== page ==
A Bit of Literary Trivia

A bit of Literary Trivia…
During my research for Last of the Sugar Gods I came across a bt of literary trivia that made me almost off my chair.
Did you know that Jock Campbell, yes, that Jock Campbell who plays a major role in my book, is practically the founder of the famous Booker Prize? That the notorious Booker Brothers, the imperialist company that practically owned every corner of British Guiana, is the company from which the prize gets its name? Well, neither did I.

Here’s the story:

In the words of Sir Michael Caine, one time Chief Executive of Booker. The Booker, can trace its origin “through a quirk of history and the imaginativeness of one individual, to James Bond and the attainment of political freedom in Guyana.

The individual was a certain Scotsman called Jock Campbell who in 1945 became managing director of the Booker Company which then had most of its business in Guyana. He was also a humanitarian who deplored the wrongs and hurts of slavery. An astute businessman, he was able to transform the company from a typical colonial business into a thriving enterprise.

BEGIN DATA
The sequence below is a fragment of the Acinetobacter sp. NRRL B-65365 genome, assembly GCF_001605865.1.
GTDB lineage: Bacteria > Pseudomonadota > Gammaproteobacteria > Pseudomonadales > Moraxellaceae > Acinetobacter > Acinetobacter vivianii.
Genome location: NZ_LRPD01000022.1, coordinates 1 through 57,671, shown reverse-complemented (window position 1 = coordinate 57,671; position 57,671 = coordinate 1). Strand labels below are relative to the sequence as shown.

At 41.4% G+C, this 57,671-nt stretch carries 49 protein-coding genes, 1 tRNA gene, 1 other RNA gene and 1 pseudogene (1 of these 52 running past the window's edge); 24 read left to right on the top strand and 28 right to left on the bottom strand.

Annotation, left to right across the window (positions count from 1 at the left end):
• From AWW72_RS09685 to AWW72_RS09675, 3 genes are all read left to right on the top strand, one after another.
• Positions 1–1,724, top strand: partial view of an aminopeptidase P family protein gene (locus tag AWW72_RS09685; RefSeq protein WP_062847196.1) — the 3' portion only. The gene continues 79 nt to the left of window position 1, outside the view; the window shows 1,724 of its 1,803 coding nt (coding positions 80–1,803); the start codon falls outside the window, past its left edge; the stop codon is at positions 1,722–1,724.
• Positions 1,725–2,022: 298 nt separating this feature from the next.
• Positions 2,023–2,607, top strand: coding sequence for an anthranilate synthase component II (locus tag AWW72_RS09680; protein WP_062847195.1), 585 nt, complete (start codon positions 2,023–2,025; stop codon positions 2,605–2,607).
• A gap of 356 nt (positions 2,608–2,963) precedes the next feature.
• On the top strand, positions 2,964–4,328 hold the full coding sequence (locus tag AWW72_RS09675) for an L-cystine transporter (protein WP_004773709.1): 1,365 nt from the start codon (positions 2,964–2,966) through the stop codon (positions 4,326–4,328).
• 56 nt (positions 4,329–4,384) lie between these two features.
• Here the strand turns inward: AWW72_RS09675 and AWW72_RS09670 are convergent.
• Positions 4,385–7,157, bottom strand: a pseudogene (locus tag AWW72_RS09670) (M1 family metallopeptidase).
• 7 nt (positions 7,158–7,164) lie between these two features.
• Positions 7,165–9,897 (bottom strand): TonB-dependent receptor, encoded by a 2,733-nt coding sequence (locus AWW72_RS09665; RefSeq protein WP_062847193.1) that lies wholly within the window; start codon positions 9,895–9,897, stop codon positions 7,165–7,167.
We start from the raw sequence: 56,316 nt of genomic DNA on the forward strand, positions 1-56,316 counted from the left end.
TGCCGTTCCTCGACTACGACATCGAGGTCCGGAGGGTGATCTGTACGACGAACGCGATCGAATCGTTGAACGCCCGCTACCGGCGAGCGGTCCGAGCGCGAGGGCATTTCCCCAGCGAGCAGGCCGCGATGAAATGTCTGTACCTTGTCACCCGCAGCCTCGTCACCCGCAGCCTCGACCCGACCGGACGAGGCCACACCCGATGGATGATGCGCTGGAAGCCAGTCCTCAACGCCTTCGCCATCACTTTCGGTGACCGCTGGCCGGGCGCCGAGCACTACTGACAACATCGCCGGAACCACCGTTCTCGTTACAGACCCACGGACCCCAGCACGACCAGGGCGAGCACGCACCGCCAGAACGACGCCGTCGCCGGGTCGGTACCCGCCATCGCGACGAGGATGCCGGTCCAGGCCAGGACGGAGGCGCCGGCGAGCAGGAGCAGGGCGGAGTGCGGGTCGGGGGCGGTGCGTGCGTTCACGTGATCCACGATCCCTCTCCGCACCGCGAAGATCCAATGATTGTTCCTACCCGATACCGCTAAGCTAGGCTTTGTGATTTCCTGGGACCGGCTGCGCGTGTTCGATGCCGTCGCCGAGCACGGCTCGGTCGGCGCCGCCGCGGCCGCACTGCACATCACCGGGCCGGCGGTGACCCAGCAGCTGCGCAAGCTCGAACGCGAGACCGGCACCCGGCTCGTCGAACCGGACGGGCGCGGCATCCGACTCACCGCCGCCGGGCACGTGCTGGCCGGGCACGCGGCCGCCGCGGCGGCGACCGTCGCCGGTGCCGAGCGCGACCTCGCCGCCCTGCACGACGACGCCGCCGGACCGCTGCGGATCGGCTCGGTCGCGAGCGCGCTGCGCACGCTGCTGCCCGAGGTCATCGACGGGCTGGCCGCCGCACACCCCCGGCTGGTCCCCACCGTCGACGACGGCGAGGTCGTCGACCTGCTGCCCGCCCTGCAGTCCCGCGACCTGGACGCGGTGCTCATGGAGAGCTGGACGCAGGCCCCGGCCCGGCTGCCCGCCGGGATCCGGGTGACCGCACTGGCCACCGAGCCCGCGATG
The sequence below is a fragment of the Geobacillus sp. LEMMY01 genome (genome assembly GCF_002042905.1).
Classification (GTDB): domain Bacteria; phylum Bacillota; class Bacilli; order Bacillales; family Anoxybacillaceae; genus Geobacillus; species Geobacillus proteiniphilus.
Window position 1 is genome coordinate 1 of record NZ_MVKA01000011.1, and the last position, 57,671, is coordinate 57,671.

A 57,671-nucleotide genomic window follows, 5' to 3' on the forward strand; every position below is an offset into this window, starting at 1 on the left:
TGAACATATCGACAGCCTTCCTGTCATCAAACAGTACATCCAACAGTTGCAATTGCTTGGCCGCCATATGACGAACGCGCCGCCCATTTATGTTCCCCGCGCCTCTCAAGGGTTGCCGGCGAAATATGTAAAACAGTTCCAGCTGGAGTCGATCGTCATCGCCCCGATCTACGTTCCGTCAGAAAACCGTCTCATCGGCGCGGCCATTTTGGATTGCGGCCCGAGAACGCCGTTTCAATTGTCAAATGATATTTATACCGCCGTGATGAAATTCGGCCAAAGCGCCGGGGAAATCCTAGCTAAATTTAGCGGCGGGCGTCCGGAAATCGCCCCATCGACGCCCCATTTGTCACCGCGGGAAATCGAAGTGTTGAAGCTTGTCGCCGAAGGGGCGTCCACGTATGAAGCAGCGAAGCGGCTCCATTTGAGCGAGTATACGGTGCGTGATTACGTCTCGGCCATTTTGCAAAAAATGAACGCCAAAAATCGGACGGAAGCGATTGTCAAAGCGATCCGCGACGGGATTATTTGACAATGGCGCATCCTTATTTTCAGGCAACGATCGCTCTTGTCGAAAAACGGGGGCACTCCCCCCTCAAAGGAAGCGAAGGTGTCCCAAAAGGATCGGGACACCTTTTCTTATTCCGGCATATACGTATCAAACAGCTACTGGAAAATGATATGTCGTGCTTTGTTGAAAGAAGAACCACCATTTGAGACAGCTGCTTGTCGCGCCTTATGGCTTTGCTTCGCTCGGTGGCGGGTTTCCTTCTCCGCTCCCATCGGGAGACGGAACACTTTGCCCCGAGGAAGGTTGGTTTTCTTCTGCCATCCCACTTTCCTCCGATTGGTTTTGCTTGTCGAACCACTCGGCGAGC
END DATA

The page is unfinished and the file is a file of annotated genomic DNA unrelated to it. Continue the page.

The birth of the Booker Prize came one day when Jock Campbell learnt that Ian Fleming, an old friend of his and golf partner, was given not more than a year to live. Fleming asked his friend Jock about the way he could secure his estate for his family by selling his interest in the James Bond novels. The two made a deal through the Booker Company and the result was the start of the Booker’s Authors Division. It soon added to Fleming other writers like Agatha Christie, Dennis Wheatley, Georgette Heyer, Robert Bolt and Harold Pinter.”

Out of that Authors Division the now famous Booker Prize was born. Jock had always loved the arts, and had been an avid reader. In Guyana he was known to help young writers, artists and musicians to develop. Through Bookers he awarded Arf Scholarships to England and Literary Bursaries. While writing I like to think that had I known Jock he would have helped me get started as a writer.

Certainly, reading about him made me aware that this was one of the 20th century’s greatest unsung heroes.

Ok, back to the regular programme!

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